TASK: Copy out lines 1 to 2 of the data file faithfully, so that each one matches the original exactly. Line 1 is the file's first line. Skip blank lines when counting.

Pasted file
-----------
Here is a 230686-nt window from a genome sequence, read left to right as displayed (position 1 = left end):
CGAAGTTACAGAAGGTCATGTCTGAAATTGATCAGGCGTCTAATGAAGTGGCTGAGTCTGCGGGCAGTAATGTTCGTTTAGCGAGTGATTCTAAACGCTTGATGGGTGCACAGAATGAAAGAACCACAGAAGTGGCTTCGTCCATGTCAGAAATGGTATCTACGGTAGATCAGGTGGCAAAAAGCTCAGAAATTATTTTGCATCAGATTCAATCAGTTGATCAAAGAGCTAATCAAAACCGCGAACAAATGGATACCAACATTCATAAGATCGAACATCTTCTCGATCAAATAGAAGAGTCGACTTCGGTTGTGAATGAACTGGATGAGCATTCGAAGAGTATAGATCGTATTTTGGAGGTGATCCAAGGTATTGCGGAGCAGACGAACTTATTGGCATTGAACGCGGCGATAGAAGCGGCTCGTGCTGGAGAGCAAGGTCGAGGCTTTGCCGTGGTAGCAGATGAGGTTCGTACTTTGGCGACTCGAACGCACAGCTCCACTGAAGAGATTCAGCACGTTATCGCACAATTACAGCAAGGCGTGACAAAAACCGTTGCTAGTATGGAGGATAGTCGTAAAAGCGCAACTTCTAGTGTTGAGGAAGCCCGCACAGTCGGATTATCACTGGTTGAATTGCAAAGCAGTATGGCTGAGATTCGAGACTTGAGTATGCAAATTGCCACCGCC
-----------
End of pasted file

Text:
Here is a 230686-nt window from a genome sequence, read left to right as displayed (position 1 = left end):
CGAAGTTACAGAAGGTCATGTCTGAAATTGATCAGGCGTCTAATGAAGTGGCTGAGTCTGCGGGCAGTAATGTTCGTTTAGCGAGTGATTCTAAACGCTTGATGGGTGCACAGAATGAAAGAACCACAGAAGTGGCTTCGTCCATGTCAGAAATGGTATCTACGGTAGATCAGGTGGCAAAAAGCTCAGAAATTATTTTGCATCAGATTCAATCAGTTGATCAAAGAGCTAATCAAAACCGCGAACAAATGGATACCAACATTCATAAGATCGAACATCTTCTCGATCAAATAGAAGAGTCGACTTCGGTTGTGAATGAACTGGATGAGCATTCGAAGAGTATAGATCGTATTTTGGAGGTGATCCAAGGTATTGCGGAGCAGACGAACTTATTGGCATTGAACGCGGCGATAGAAGCGGCTCGTGCTGGAGAGCAAGGTCGAGGCTTTGCCGTGGTAGCAGATGAGGTTCGTACTTTGGCGACTCGAACGCACAGCTCCACTGAAGAGATTCAGCACGTTATCGCACAATTACAGCAAGGCGTGACAAAAACCGTTGCTAGTATGGAGGATAGTCGTAAAAGCGCAACTTCTAGTGTTGAGGAAGCCCGCACAGTCGGATTATCACTGGTTGAATTGCAAAGCAGTATGGCTGAGATTCGAGACTTGAGTATGCAAATTGCCACCGCC